Welcome to the weekly Tortoise credit podcast. I’m Greg Haendel, senior portfolio manager at Tortoise. With the premier of the final season of Game of Thrones only days away, we can finally say, “Winter is here.” For the financial markets, winter seems to have been averted at least for the time being, largely due to a recent dovish shift in global central bank policy and, in particular, a dovish shift in Federal Reserve policy. This shift in Fed policy includes a telegraphed near-term end to quantitative tightening, as well as a potential end in rate hikes for this business cycle. Does this mean we are back to a Goldilocks scenario for the financial markets and, in particular, for the corporate credit markets? In 1948, Winston Churchill said, “Those who fail to learn from history are condemned to repeat it.” As such, in today’s podcast, we will review the history of corporate credit spreads in time periods between the end of Fed rate hiking cycles and the beginning of the next easing cycle, as well as the implications for today’s corporate credit markets.
Briefly reviewing the Federal Reserve’s recent policy shift on March 20th, the Committee left the Fed Funds rate unchanged at 2.5%, as they didn’t believe growth and inflation were strong enough to warrant another increase. In fact, according to their forward forecasts, they no longer expect to raise rates in 2019 and only expect one rate hike in 2020, although 7 of the 17 FOMC members think that rates will be on hold next year as well. Further, the Fed also announced its phasing out of quantitative tightening, the process by which the Fed shrinks its balance sheet, to be completed around the end of the third quarter of 2019. The substantial dovish policy shift left some market participants believing that the next move in Federal Reserve monetary policy would be a cut in the Fed Funds rate. In fact, the Fed Funds futures market is currently pricing in roughly a 55% chance of a rate cut by the end of 2019.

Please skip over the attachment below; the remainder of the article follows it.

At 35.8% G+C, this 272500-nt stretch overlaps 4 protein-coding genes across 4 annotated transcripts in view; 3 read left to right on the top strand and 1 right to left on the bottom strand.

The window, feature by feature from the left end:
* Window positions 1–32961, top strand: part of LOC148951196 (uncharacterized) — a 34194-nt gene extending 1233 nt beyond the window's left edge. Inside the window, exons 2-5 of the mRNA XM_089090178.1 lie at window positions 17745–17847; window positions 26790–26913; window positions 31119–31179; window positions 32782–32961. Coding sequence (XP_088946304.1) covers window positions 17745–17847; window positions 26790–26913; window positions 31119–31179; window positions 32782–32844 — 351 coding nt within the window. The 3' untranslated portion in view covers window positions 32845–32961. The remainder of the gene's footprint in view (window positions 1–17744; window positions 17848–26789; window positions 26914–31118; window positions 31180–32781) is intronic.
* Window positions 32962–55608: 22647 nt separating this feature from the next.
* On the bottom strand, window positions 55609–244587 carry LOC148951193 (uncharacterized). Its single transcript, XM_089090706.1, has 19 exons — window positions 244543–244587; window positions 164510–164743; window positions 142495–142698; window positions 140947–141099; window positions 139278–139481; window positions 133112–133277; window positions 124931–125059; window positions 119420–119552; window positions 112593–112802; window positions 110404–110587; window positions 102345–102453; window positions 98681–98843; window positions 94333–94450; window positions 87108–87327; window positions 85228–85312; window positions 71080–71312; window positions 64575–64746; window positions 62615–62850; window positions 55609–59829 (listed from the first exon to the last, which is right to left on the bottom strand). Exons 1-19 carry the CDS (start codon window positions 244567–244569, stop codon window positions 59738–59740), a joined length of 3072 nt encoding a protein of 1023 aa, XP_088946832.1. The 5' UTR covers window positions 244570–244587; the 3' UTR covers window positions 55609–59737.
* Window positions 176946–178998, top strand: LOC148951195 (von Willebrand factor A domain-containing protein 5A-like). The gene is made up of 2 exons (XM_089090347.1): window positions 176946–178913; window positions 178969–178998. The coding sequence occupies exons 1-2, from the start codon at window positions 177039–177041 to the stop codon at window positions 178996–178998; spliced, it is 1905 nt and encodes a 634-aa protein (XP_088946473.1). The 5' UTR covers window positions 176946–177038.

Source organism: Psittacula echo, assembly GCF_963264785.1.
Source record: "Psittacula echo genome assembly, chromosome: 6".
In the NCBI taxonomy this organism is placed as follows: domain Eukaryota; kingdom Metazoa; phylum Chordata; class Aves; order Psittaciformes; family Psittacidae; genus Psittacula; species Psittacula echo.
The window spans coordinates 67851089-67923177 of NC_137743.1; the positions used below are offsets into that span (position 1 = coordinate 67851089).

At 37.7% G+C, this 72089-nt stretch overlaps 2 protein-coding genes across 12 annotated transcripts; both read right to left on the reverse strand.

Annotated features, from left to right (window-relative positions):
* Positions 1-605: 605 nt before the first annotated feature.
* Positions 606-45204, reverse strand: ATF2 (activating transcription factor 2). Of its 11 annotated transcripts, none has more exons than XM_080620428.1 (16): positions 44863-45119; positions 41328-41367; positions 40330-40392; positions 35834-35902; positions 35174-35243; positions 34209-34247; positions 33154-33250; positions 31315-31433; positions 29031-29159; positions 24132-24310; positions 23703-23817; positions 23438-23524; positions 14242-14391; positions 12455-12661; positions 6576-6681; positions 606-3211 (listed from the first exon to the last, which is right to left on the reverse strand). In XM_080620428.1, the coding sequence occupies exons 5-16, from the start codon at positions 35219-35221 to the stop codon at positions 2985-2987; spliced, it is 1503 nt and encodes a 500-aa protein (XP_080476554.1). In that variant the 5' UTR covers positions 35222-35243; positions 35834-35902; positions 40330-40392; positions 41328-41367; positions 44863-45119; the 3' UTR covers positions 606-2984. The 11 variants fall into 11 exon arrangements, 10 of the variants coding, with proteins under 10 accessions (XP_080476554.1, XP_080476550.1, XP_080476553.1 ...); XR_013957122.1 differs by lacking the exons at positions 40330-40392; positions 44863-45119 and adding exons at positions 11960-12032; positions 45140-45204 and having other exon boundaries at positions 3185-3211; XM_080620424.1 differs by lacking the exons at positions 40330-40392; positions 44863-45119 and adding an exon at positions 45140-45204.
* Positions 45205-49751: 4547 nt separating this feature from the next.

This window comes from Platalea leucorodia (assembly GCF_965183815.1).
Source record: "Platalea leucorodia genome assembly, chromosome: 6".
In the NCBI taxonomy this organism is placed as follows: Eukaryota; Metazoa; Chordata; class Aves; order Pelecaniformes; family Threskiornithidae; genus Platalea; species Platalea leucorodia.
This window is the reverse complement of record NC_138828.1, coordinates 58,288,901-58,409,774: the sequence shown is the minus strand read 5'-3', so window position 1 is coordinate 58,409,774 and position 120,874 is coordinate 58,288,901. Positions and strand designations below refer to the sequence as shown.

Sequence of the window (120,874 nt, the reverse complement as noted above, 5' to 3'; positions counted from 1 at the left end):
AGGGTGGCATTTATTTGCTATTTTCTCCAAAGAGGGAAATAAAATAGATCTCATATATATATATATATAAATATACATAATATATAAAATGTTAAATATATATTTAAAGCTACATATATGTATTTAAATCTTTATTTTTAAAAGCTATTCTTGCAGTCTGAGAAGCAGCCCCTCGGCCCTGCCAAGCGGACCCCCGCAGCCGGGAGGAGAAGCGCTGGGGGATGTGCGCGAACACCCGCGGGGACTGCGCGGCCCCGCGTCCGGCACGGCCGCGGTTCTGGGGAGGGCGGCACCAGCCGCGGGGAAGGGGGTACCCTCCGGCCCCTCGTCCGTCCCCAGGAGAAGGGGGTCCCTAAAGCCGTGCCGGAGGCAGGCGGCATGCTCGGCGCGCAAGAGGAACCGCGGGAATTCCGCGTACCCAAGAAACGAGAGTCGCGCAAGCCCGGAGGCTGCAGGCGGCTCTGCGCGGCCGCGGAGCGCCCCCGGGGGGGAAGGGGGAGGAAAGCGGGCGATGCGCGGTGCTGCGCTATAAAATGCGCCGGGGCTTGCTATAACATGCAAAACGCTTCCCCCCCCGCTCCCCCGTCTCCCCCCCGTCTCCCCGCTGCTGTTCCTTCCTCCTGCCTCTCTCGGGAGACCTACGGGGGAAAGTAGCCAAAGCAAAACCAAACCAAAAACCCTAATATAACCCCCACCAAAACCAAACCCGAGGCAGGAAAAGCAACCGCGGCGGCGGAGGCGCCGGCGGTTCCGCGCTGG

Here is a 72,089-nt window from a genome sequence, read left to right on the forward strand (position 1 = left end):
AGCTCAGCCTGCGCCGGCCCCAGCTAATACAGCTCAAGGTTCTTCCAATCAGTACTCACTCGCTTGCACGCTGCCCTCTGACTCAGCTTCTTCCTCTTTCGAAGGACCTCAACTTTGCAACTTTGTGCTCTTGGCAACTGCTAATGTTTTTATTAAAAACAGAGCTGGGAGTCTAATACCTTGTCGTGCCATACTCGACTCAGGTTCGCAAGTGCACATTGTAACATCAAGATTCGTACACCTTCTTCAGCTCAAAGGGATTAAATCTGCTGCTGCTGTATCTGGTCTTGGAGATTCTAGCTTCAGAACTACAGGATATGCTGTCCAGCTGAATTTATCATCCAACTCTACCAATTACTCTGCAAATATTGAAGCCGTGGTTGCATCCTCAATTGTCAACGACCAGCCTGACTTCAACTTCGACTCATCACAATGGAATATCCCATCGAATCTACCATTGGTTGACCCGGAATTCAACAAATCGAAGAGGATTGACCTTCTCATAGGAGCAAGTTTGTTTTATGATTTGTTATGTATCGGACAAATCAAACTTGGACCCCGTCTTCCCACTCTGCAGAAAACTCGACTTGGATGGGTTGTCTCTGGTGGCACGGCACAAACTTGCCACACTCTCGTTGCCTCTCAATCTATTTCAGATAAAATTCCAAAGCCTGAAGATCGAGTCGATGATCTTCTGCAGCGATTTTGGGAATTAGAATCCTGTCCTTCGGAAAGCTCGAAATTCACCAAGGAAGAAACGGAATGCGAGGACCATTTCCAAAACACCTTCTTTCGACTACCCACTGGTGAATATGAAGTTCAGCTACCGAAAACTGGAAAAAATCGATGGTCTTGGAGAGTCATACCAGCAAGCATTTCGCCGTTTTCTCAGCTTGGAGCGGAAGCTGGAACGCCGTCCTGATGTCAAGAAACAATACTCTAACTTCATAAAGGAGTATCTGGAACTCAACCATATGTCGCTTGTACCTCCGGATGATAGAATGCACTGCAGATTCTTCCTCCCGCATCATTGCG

Unfortunately, corporate credit often performs poorly between the period when the Fed stops hiking rates and when it begins its next rate cutting cycle. Looking at the investment grade corporate credit market, credit spreads have widened 100% of the time within 2 years of the conclusion of each of the last six Fed rate hike cycles. Looking back, the conclusion of the last six rate hike cycles occurred on May 1974, March 1980, May 1981, August 1984, February 1989, May 2000 and June 2006. Similarly, in high yield, looking at data from the last three Fed cycles starting in the mid-1980s (given the advent of the high yield market in the 1980s), credit spreads were always wider within a year post the conclusion of the Fed rate hiking cycle. In fact, on average, investment grade credit spreads widened 32 basis points and high yield widened 182 basis points between the last Fed rate hike and first Fed rate cut.